Gauging the quality of a CEO is an inexact science. Do you look at revenue growth? Increases in earnings? Decreases in expenses? Return to shareholders? Or do you use a combination of these plus a litany of other relevant variables that you think up?
The task is made even harder when CEOs are compared across other companies and industries. Who's to say, for example, whether Steve Jobs of Apple was a better or worse leader and visionary than Jeff Bezos of Amazon.com? Both founded and led companies that provide great products and services to their customers as well as market-smashing returns for shareholders.
Fortunately, a new service provided by Chiefist.com does the work for us. "Many of the annual exec rankings focus almost exclusively on share price improvement or some other concept of total return to shareholders," says the company's website. "While we like making a buck from our stocks as much as the next person, the notion of measuring executive performance based solely on the company's stock price pop over a 365-day period strikes us as simplistic and incomplete."
To normalize for variations across industries, in turn, the team at Chiefist developed their proprietary Business Value Enhancement Metric, or BVEM, which employs a variety of metrics to rank CEOs of publically traded companies. Among other things, it incorporates margin expansion, earnings-per-share growth, and trends in both return on equity and book value per share.
What follows is Chiefist's current list of the 10 worst small-cap CEOs since the middle of 2010, presented in descending order (like golf, a lower score is better).
AK Steel Holding (NYS: AKS)
Gentiva Health Services
Checkpoint Systems (NYS: CKP)
Smith Micro Software
Investment Technology Group (NYS: ITG)
MEMC Electronic Materials (NYS: WFR)
Overseas Shipholding Group (NYS: OSG)
Source: Chiefist.com, "Worst Small-Cap CEOs."
As you can see, this list contains CEOs from a variety of companies and industries. To mention a few:
If you've worked in retail in the last 10 years or so, then you're likely familiar with Checkpoint Systems, the manufacturer and marketer of the upright security sensors that are omnipresent at store entrances throughout the country. Despite the ubiquity of the products, however, the company has reported a loss in four out of the last five quarters. Needless to say, given its reliance on retail, a strong economic rebound will benefit Checkpoint immensely.
As its name suggests, AK Steel is a steel manufacturer based in Cincinnati. Earlier in the week, the company reported a net loss for the second quarter of $724.2 million, or -$6.55 per diluted share compared to earnings of $0.30 per share last year.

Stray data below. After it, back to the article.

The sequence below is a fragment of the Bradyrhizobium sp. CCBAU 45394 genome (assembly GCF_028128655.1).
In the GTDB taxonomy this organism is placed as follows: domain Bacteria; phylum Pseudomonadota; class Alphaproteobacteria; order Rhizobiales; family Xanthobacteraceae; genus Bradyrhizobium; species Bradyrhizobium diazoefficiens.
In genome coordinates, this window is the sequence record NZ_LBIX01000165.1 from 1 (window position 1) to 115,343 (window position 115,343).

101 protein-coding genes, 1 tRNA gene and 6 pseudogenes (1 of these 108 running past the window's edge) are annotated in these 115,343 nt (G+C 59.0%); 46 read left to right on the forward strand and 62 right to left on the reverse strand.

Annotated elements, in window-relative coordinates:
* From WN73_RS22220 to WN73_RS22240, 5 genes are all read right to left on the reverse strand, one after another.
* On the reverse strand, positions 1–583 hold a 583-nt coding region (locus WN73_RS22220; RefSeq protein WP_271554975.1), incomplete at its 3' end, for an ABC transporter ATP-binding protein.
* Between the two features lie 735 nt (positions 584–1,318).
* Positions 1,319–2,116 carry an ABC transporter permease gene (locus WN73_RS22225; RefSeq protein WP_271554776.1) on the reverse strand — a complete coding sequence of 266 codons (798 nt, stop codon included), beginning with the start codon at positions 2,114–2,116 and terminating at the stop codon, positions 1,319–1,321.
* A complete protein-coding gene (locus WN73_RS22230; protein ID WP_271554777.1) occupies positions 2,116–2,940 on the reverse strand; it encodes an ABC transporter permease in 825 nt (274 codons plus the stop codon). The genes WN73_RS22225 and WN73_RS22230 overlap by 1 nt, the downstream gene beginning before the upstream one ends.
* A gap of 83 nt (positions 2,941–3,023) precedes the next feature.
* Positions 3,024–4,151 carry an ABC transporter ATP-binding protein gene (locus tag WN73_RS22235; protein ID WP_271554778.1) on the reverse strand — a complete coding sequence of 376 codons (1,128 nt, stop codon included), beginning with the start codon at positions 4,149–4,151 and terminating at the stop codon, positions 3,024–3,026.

Investment Technology Group is a New York-based independent research broker catering to institutional traders. As my colleague Selena Maranjian noted earlier in the year, the company has suffered recently due to weak institutional trading, leading it to announce layoffs in the middle of last year.
MEMC Electronic Materials is a worldwide producer of wafers for the semiconductor industry. One of the issues with MEMC, as fellow Fool Rex Moore recently pointed out, is the $146 million in goodwill and other intangibles on its balance sheet, since excessive intangible assets can foreshadow bigger problems down the road. Despite this, however, MEMC has a healthy tangible book value of $502 million, allaying some of the concern.
Finally, Overseas Shipholding Group is a shipping company specializing in transporting crude oil. As my colleague Joel South has noted, given the rising price of crude in recent years and its concomitant influence on demand, investors have recently fled shipping companies like OSG, leading to significant declines in its share price.
Despite their differences, however, the one thing these companies have in common is horrible share price performance. As you can see below, the broader market has handily outperformed all of them since this time two years ago.
Foolish bottom line
Whether you use metrics like this to gauge a CEO's value or not, it's always important to trust the people leading the companies you're invested in. And it's for this reason, that I invite you to view one of our newest free reports about three stocks that will help you retire rich. Of the stocks recommended, two of them are arguably led by the best CEOs alive today. To view this free report, click here now.
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The article The 10 Worst Small-Cap CEOs originally appeared on Fool.com.
Fool contributor John Maxfield does not own shares of any of the companies listed above.The Motley Fool owns shares of Amazon, Apple, and LSB Industries.Motley Fool newsletter serviceshave recommended buying shares of Amazon and Apple, as well as creating a bull call spread position on Apple.The Motley Fool has adisclosure policy. We Fools may not all hold the same opinions, but we all believe thatconsidering a diverse range of insightsmakes us better investors. Try any of our Foolish newsletter servicesfree for 30 days.
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